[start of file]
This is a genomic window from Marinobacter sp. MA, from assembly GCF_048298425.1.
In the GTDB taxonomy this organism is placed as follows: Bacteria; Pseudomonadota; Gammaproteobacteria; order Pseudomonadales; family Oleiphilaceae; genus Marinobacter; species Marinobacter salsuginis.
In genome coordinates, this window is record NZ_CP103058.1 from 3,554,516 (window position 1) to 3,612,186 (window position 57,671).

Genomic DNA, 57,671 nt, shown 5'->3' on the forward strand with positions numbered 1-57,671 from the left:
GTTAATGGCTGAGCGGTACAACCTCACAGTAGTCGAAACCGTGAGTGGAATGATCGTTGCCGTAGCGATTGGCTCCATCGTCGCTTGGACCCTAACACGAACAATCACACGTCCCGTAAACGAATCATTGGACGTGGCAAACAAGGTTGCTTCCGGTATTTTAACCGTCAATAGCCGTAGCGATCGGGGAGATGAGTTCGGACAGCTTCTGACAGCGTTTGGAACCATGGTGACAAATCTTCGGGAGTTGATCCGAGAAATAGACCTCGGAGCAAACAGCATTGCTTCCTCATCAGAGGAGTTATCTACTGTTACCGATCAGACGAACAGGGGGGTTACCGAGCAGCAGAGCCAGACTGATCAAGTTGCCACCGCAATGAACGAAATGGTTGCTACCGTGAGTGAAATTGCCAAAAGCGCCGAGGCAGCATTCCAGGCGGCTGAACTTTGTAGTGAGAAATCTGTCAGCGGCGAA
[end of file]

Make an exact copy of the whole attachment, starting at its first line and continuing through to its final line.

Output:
This is a genomic window from Marinobacter sp. MA, from assembly GCF_048298425.1.
In the GTDB taxonomy this organism is placed as follows: Bacteria; Pseudomonadota; Gammaproteobacteria; order Pseudomonadales; family Oleiphilaceae; genus Marinobacter; species Marinobacter salsuginis.
In genome coordinates, this window is record NZ_CP103058.1 from 3,554,516 (window position 1) to 3,612,186 (window position 57,671).

Genomic DNA, 57,671 nt, shown 5'->3' on the forward strand with positions numbered 1-57,671 from the left:
GTTAATGGCTGAGCGGTACAACCTCACAGTAGTCGAAACCGTGAGTGGAATGATCGTTGCCGTAGCGATTGGCTCCATCGTCGCTTGGACCCTAACACGAACAATCACACGTCCCGTAAACGAATCATTGGACGTGGCAAACAAGGTTGCTTCCGGTATTTTAACCGTCAATAGCCGTAGCGATCGGGGAGATGAGTTCGGACAGCTTCTGACAGCGTTTGGAACCATGGTGACAAATCTTCGGGAGTTGATCCGAGAAATAGACCTCGGAGCAAACAGCATTGCTTCCTCATCAGAGGAGTTATCTACTGTTACCGATCAGACGAACAGGGGGGTTACCGAGCAGCAGAGCCAGACTGATCAAGTTGCCACCGCAATGAACGAAATGGTTGCTACCGTGAGTGAAATTGCCAAAAGCGCCGAGGCAGCATTCCAGGCGGCTGAACTTTGTAGTGAGAAATCTGTCAGCGGCGAA